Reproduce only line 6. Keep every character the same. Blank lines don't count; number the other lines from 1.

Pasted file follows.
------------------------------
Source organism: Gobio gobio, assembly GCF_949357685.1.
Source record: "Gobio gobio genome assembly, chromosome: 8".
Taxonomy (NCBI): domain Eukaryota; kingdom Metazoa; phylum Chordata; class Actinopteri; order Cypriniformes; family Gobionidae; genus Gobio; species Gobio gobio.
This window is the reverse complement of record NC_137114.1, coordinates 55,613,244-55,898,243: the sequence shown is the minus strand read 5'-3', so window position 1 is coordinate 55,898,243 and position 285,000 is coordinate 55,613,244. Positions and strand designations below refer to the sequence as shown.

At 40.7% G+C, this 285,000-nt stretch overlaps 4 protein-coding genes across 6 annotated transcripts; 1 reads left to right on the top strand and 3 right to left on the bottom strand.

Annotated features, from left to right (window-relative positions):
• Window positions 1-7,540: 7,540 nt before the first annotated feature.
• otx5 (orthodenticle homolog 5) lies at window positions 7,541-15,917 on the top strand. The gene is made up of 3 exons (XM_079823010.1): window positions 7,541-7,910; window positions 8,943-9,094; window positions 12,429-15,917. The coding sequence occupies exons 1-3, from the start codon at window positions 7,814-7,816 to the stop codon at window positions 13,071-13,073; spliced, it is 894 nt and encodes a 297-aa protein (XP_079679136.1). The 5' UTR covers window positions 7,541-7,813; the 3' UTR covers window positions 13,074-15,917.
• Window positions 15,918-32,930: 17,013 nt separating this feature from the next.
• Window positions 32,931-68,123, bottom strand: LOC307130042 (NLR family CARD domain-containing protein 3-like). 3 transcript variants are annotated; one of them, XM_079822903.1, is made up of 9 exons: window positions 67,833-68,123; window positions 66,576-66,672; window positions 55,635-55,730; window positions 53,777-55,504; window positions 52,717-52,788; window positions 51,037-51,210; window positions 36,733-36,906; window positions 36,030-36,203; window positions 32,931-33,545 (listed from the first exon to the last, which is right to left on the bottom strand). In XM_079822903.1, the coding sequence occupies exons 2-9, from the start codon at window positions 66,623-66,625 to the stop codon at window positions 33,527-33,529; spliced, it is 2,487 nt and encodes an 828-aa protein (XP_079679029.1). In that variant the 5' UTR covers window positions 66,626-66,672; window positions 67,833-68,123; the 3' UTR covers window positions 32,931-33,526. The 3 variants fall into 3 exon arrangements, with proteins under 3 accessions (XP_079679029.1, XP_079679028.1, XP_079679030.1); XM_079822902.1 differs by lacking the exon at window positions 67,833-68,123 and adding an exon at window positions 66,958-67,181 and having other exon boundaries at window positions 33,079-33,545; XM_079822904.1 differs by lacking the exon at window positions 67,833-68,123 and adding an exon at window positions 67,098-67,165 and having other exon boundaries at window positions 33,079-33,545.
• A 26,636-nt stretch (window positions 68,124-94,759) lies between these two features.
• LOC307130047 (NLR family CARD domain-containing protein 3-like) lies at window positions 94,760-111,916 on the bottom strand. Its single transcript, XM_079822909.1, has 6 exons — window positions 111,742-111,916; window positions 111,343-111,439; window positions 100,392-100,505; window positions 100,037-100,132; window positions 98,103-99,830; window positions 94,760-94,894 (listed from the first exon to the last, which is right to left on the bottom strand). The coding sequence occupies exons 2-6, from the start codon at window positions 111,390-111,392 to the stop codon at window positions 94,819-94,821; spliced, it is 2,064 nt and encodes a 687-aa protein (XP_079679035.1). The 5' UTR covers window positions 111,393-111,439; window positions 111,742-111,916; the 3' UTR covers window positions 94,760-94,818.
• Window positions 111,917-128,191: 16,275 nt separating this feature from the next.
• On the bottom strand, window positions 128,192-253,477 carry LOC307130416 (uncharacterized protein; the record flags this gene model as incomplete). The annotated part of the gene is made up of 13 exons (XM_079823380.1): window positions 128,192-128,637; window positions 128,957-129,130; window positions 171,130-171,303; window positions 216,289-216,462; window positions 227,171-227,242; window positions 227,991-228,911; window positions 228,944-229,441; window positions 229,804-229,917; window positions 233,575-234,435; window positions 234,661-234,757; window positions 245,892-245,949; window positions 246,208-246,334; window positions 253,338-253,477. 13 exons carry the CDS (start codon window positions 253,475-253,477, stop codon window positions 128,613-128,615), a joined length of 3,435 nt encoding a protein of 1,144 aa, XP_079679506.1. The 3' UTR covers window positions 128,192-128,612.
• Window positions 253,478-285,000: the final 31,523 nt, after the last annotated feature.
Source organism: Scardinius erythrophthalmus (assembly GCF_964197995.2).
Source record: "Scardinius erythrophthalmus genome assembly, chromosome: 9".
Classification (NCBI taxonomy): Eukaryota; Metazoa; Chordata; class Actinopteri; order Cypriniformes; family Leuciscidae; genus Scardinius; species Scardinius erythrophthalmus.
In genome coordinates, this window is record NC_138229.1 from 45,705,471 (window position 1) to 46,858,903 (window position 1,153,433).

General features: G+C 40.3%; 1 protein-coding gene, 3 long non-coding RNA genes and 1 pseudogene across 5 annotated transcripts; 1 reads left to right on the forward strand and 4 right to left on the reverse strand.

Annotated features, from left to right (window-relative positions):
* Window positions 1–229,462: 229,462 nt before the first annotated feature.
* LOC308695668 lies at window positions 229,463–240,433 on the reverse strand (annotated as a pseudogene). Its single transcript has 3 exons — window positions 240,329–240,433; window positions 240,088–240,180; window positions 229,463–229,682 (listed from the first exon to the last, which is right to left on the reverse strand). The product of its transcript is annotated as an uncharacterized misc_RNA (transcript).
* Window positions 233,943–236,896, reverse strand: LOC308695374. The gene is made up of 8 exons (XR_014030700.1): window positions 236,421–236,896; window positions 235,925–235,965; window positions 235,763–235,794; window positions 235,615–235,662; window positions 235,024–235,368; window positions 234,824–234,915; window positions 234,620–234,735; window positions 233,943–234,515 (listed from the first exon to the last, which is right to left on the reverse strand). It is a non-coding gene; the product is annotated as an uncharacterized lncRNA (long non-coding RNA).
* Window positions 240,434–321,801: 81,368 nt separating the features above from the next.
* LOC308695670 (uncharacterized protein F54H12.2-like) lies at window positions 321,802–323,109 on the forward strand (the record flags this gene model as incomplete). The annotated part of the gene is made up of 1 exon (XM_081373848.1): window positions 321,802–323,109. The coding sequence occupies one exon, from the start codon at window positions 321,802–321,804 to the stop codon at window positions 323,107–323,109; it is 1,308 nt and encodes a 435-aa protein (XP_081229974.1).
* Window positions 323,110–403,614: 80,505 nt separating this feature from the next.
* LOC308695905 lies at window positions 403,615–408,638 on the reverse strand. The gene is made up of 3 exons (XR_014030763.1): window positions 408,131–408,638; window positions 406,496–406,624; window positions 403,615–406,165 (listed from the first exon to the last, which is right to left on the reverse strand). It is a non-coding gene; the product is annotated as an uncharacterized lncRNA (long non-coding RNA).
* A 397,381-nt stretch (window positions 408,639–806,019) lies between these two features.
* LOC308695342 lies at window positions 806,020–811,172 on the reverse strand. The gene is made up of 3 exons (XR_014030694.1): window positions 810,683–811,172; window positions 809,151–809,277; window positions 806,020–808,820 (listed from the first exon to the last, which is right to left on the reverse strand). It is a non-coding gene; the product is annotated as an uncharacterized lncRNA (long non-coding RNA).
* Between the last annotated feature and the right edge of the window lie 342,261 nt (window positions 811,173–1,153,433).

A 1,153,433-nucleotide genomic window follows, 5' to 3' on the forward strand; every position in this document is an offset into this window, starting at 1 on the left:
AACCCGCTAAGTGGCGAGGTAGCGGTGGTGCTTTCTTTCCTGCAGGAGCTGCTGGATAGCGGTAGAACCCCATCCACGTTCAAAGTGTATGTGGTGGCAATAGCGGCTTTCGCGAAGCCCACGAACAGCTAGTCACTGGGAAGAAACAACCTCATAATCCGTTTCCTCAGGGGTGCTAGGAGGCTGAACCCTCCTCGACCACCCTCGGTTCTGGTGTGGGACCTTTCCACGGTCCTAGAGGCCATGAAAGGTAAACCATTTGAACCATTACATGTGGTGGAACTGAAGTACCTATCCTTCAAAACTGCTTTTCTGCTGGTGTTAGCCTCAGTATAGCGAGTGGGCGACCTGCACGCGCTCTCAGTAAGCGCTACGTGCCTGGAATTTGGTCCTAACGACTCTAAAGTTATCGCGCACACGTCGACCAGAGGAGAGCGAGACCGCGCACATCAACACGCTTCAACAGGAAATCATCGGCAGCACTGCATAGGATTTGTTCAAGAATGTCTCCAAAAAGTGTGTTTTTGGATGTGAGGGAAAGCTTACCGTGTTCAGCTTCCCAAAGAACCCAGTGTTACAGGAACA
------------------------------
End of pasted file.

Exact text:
Annotated features, from left to right (window-relative positions):